chlorogenic acid with GO nanosheets as well as π‒π interactions with Gd sp2-carbon. In the
BIT Raman spectrum (Fig 5C), the intensity of the disorder band (D) appears to be stronger
than the graphitic band (G), which is understandably due to electrostatic interactions between
GO nanosheets and positively charged AuNPs coated on the surface [
To buttress this assertion, ratio of the degree of disorder to graphitic in the nanocomposites
was further analyzed. The ratio is deduced from the intensities of the D and G bands (ID/IG),
which indicates the extent of disorder/functionalization of a graphitic material [29±31]. The
GO nanosheets appear to have the least ID/IG ratio (0.84), followed by the GOGCA at 0.86 and
lastly the BIT with the highest (0.94). The steady rise in the values also confirms the sequential
conjugation of the guest molecules. The analogy between the X-Ray diffractive patterns of the
samples and the Raman shifts of the sample is quite obvious and confirm the formation of the
Fig 5. Raman spectra of GO nanosheets (A), GO/Gd conjugated with chlorogenic acid (GOGCA) (B) and the bimodal
theranostic nanodelivery system [(BIT) GOGCA coated with AuNPs] (C).
BIT. Similar results were observed by Barahuie et al., 2017 who used GO nanosheets to
conjugate other therapeutic agent for drug delivery application [
The chemical interactions between the pure phases and the nanohybrids were studied with
fourier-transformed infrared spectroscopy (FTIR). The spectra of the pure GO nanosheets,
pure chlorogenic acid, GOGCA and BIT are presented in Fig 6A−6E. The spectrum in Fig 6A
shows the absorption bands of GO nanolayers, starting with a broad and intense±OH
stretching band at 3278 cm−1. The band is ascribed to the presence and bonding activity of the
hydroxyl groups of the GO nanosheets [
]. The absorption band linked to the carbonyl and
carboxylic acid groups can be seen at 1721 cm−1, in form of C = O stretching vibration, while
the residue of graphite sp2 carbon can be seen at 1617 cm−1 as C = C bond [
The band at 1360 cm 1 is associated with COH [
]. The bands at 1162 and 1037 cm−1 are
ascribed to C±O stretching vibrations. The OH bending vibration also appeared at 559
cm 1 due to the carboxylic group. In the chlorogenic acid FTIR spectrum (Fig 6B), the band at
3263 cm 1 is for the OH stretching vibration [
], the CO stretching vibration peak can be
seen at 1964 cm 1 and the CC aromatic ring stretching band is at 1610 cm 1 [
]. The bands at
1106 and 1018 cm 1 are due to C─O stretching vibration and the band at 821 cm 1 is assigned
to CH bending vibration. Fig 6C depicts the Gd(NO3)3 spectrum, the OÐH stretching
vibration bands can be seen at 3453 and 3187 cm 1 [
], while the H2O bending vibration appeared
at 1650 cm 1 [
]. The NO3-stretching vibration bands also appeared at 1444 and 1314 cm 1
]. The spectrum of the GOGCA nanohybrid is shown in Fig 6D. A shift in the positions of
the absorption bands can be observed when compared to the pure phases, likewise some new
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Fig 6. FTIR spectra of GO nanosheets (A), pure chlorogenic acid (B), Gd
NO33 (C) GO/Gd conjugated with
chlorogenic acid (GOGCA) (D) and the bimodal theranostic nanodelivery system [(BIT) GOGCA coated with AuNPs]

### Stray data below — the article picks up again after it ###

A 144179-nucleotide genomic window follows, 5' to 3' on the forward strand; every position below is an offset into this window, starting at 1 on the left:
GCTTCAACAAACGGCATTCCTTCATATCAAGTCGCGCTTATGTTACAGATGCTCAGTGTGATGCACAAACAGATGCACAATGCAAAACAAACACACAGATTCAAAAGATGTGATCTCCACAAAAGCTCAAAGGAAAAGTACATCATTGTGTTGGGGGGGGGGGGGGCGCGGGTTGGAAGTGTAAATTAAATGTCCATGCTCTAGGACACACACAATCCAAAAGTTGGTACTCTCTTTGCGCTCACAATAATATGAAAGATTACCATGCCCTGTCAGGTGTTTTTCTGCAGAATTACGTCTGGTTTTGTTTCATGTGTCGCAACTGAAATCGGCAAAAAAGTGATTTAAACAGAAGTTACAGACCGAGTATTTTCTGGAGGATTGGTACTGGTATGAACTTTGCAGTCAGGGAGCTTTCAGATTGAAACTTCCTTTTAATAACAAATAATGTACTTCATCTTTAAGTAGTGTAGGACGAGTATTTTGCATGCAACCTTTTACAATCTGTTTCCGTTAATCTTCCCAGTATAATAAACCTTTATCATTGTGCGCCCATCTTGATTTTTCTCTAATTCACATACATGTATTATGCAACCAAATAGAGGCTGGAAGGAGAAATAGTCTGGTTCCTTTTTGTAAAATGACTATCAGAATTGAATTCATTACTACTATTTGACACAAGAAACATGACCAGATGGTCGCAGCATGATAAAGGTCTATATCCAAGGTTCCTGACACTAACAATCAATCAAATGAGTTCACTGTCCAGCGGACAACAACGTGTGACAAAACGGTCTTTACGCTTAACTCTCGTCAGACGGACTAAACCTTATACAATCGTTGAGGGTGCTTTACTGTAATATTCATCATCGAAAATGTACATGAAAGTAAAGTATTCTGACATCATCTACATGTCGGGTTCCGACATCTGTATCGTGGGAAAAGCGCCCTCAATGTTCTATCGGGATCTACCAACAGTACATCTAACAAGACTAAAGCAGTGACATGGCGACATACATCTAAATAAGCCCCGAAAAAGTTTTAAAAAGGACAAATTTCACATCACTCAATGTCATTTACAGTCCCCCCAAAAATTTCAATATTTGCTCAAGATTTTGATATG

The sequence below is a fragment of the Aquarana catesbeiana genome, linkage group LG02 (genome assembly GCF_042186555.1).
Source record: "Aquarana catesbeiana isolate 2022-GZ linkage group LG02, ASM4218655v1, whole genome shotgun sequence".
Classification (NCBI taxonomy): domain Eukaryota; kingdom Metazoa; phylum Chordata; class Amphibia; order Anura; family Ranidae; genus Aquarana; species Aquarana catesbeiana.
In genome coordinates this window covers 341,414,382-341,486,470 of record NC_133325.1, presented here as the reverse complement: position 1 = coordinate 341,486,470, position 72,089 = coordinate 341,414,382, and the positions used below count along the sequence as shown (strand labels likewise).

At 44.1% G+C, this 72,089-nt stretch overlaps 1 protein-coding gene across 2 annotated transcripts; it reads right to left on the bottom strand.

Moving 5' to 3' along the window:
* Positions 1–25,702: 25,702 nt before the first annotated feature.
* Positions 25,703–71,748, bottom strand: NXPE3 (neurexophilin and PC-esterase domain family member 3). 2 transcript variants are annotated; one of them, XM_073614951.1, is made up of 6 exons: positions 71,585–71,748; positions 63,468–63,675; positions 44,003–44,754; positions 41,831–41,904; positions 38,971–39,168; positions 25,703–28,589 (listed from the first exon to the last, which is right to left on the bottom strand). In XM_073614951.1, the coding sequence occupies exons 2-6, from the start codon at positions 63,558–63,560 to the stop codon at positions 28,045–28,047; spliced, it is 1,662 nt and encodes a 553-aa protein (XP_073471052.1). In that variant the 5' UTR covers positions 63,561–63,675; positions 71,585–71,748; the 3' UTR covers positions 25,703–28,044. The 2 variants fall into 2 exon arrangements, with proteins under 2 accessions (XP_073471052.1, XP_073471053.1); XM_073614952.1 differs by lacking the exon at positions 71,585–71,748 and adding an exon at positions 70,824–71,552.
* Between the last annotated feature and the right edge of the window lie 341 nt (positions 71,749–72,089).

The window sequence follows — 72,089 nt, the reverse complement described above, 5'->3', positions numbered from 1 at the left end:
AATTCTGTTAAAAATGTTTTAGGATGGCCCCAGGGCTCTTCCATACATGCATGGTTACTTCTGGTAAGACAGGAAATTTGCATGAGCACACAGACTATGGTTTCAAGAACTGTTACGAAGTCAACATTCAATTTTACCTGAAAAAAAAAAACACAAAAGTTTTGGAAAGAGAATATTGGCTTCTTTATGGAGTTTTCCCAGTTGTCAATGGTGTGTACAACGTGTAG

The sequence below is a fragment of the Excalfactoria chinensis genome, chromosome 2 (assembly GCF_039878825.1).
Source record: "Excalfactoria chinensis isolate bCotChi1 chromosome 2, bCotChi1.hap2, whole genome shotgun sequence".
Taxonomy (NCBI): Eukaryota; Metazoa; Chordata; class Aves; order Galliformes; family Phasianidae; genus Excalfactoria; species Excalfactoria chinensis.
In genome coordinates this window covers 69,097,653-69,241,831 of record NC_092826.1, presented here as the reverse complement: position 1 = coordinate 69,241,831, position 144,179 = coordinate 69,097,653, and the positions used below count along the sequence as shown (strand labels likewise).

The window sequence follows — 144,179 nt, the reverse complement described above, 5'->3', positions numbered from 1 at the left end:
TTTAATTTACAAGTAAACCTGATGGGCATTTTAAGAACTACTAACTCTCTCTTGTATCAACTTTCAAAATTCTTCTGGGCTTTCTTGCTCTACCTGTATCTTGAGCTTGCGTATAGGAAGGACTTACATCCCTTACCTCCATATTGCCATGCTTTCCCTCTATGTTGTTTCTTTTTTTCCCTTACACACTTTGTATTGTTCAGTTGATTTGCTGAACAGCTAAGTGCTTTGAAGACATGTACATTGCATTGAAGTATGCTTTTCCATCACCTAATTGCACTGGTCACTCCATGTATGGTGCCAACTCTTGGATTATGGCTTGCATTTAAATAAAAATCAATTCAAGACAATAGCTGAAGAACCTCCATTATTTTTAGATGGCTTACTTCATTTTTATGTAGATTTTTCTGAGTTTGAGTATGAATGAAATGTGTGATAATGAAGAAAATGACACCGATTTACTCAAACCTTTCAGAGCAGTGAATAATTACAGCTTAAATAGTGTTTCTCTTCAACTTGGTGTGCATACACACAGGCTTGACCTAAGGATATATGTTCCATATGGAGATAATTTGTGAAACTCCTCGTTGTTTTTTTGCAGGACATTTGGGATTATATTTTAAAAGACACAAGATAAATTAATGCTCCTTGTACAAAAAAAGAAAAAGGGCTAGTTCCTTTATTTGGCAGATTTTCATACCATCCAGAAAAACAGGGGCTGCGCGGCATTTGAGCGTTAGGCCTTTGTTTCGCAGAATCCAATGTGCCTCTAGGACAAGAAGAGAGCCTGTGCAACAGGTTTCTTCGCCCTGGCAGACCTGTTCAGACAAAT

bands are formed, which all can be due to new interactions between the GO nanosheet and the
guest compounds. The C = O stretching vibration from carboxylic group of the GO at 1721
cm 1 and the C = O stretching vibration of the chlorogenic acid at 1964 cm 1 are all
conspicuously missing in the GOGCA spectrum (Fig 6D), while a sharp and more defined CC bond
can be observed at 1616 cm 1. The COH band has shifted to 1361 cm 1 and a new C─O
stretching vibration can be seen at 1246 cm 1. The carboxylic group absorption bands in form
of OH bending vibrations appeared at 432 cm 1. The new absorptions bands and shifts are as a
result of chemical interactions [
], mainly hydrogen bonding between GO/Gd and
The absorption bands in the BIT spectrum in Fig 6E are almost identical with those of the
GOGCA spectrum. Only slight shifts can be seen in the absorption bands due to presence of
AuNPs at the surface. The FTIR spectra conform with the Raman shifts and the XRD
diffractograms of the developed nanodelivery system, which all together indicate successive loadings of
Gd, CA and AuNPs onto the GO nanosheets
Transmission electron microscopy
Transmission electron microscopy (TEM) was used to study the morphologies and shapes/
sizes of the drug conjugated nanocomposite (GOGCA) as well as the AuNPs coated
nanohybrid (BIT). Fig 7 depicts the morphology of GO conjugated with Gd and chlorogenic acid. The
multiplayer GO nanosheets captured from different angles can be viewed in all the
micrographs. The deposited chlorogenic acid can be seen in the micrographs with a red arrow
pointing the area of the large deposition. This further affirms the XRD diffractogram of the
GOGCA, which suggests conjugation of the chlorogenic acid and Gd.
The micrograph of the AuNPs deposited on the GOGCA nanohybrid (BIT) is shown in Fig
8. The AuNPs appear mainly spherical in shape and distributed in different sizes. Nevertheless,
almost all the nanoparticles are within the nano-range and a significant number are less than
20 nm in size, as shown in the size distribution histogram in Fig 8. This is also an affirmation
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Fig 7. TEM micrographs of GO nanocarrier conjugated with chlorogenic acid and Gd (GOGCA) at different
Fig 8. TEM micrographs of GO nanocarrier conjugated with chlorogenic acid and Gd (GOGCA) after AuNPs coating (BIT).
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of the XRD diffractogram of the BIT, which suggests adsorption of AuNPs on the GO surface